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Q&A with Konstantin Monastyrsky

This page represents the amalgamation of actual questions that I am frequently asked via e-mails, during lectures, book signings, etc.

Q. Konstantin, how old are you and your wife?

I am years old. My sign is Scorpio. According to my wife, I am Scorpio's twin brother incarnate. Tatyana is just three months my junior, and she doesn't hide her age. As you can judge from her picture on the left, why should she? I took this photo on August 24th of 2014 (six months short of Tatyana's 60th birthday), and it's un-retouched. My most recent photo on the Biography page was taken on November 29 of 2016.

TatyanaWe eat the same foods and take similar supplements ever since we switched to functional nutrition in 1996. Tatyana looks and feels today just as well as she did when we married in 1994. And she has never stepped into a gym. Only a few years ago we purchased an elliptical exerciser, which she uses on and off for 10-15 minutes a day. No plastic surgeries of any kind.

We both realize that she is a walking billboard for my work, but refrain from exploiting her good looks and good fortune for the same reason I keep my own story out of my books—one person's health history and aging experience aren't representative of another‘s.

There is nothing surprising about this—just look at Hollywood‘s glamour set. Many stars — at least the smart ones — age well because they preserve their bodies with the same attention and vigor that others use to preserve their car's underbody, their lawn, or their carpet.

From what I've learned from our journey with Tatyana, you need luck to become a movie star — but you only need performance and longevity nutrition know-how to look and age like one!

That's what I meant by once challenging visitors to this site with the opening question on my homepage: Why do some people live while others die? Because 'some' don't live by luck alone!

Q. How do you feel? How's your health?

Most people automatically presume that if you write about health and diets, you yourself should be a paragon of health and vitality. And if you aren't—you are a cheat. I actually agree with this “talk the talk, walk the walk” thinking 100%.

That said, I didn't start out to write about health and nutrition from a brand new or even slightly used slate. I did so when I was just a few steps away from a graveyard. Most of those problems, thank God, are gone. But, of course, all of them left their irreversible imprints, however hidden or well-burnished. So while I am in excellent health and shape vis-à-vis most men my age, only God knows what the future has in store for me. So, at this point, it's all a matter of luck.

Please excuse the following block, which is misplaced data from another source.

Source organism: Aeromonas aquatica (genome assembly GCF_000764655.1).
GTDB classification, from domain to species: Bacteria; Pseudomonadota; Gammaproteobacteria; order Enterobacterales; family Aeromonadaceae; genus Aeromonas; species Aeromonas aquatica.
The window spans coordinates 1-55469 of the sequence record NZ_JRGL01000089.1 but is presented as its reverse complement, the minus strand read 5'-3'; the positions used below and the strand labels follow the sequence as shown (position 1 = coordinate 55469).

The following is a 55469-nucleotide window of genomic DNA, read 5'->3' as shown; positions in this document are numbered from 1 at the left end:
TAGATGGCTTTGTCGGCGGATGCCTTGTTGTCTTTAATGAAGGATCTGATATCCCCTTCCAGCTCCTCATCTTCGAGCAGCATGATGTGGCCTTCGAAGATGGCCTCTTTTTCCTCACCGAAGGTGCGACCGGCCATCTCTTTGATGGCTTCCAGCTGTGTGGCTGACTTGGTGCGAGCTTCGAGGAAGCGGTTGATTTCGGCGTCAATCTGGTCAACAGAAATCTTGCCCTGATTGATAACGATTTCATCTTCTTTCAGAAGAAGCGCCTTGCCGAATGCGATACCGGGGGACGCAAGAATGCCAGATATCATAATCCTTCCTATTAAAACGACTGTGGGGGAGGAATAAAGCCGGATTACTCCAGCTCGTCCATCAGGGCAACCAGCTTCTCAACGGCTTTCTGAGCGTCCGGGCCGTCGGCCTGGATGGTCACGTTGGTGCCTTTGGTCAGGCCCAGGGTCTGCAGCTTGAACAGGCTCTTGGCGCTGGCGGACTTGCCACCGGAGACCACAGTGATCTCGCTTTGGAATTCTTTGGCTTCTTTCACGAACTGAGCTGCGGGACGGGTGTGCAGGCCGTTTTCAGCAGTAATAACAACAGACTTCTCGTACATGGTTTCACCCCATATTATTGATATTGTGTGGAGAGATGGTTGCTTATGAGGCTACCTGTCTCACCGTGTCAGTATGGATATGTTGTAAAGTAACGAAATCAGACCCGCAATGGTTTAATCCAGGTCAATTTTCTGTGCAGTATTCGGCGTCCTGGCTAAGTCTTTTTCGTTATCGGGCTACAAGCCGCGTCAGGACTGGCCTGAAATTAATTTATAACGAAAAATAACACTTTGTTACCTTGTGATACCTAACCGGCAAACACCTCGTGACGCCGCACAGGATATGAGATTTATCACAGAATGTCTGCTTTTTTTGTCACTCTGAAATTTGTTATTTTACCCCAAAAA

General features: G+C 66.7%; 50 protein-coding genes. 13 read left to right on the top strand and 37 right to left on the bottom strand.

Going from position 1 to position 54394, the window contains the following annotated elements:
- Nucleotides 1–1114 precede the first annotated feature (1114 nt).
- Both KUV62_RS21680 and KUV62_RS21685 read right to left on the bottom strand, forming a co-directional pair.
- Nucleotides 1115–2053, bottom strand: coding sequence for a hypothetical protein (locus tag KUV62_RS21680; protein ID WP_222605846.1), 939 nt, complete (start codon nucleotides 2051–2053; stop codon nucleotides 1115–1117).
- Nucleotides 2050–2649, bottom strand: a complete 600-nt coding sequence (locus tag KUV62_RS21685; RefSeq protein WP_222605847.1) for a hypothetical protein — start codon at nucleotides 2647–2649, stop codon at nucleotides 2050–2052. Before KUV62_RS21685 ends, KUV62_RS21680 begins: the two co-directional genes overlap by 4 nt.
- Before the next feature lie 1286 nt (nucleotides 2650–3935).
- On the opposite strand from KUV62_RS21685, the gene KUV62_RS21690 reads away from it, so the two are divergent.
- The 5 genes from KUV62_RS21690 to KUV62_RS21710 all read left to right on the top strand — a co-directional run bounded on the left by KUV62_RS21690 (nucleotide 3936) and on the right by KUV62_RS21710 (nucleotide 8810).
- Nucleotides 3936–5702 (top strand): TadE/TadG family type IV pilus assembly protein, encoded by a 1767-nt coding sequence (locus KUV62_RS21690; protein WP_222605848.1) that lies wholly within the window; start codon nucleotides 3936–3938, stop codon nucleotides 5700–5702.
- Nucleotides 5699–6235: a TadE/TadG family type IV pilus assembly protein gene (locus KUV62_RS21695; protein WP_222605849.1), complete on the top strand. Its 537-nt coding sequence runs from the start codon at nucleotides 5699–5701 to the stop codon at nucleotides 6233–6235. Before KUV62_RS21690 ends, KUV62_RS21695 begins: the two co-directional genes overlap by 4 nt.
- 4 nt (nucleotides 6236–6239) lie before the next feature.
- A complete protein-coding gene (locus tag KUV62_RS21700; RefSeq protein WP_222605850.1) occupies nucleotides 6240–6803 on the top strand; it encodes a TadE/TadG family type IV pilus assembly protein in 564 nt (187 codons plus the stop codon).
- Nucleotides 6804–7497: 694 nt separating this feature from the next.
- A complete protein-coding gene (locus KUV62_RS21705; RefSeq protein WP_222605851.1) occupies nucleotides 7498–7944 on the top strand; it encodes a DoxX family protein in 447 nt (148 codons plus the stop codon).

Since I firmly belong to the harder you work, the luckier you get school of thought, I work awfully hard to attract all the good luck I can get. That means consuming a functional diet, enjoying restrained drinking (I no longer consume alcohol because it affects negatively my mood and sleep), exercising regularly, devoting time to quality sleep, taking professional-grade supplements, having a loving, supportive family, not using any prescription drugs, being happy with what you have, forgetting old grievances, not creating new ones, wearing seat belts, observing traffic rules, doing the work you love, getting paid for it well, sharing generously my knowledge with anyone who wishes to listen, and praying to God for love, health, and forgiveness.

Q. Do you have children?

No, we don't. We married in 1994 when we were both 40. We haven‘t done anything not to have kids. They just haven‘t happened on their own. With what I know now, it's not surprising — in those years we were in okay enough shape to enjoy attempts at child-making, but, apparently, were no longer fit enough for unassisted conception.

In the last several years I've been quite shocked to hear more than one story from ladies in their mid-40s who have been following my recommendations for several years, and got accidentally pregnant because they abandoned contraceptives years ago. In one case the husband was in his late sixties, also my ardent follower. Still, those 'accidents' are considered anecdotal evidence, and may not be representative for other couples.

Even this benefit turns some people off. One of our Russian acquaintances, learning about this probability, looked wistfully at his exceptionally attractive wife and remarked sarcastically: “You mean to say if we'll get to live to one hundred, I'll have to make love to my babushka?” The 'babushka' in this context is a Russian word for an old, withered woman. He grimaced, and added with pain: “Oh, no!..."

Q. What do you eat at home?

What I eat is what's right for me — a year old male of Jewish ancestry with a prior history of food allergies, digestive disorders, type 2 diabetes, obesity, and, at present, a somewhat sedentary lifestyle related to my occupation as a medical writer.

For these reasons, my daily diet is relatively meager and austere, at least by conventional standards. I also take a handful of quality supplements to compensate for not consuming fortified foods, and for avoiding fresh fruits, vegetables, and juices loaded with carbohydrates, fiber, and allergens.

Thus, what I actually eat may be completely inappropriate for you because of your age, health history, weight, ancestry, and a multitude of other factors that make the two of us so different. In addition, very few people take professional-grade supplements on a regular basis, so following in my footsteps may quickly lead you to undernutrition.

Also, responding to this question is a thankless endeavor because, inevitably, most people will end up interpreting my answer with respect to themselves: “Oh, I can't eat like that;” or  “Oh, it's too little for me;” or “Oh, it‘s too much for me,” and so on.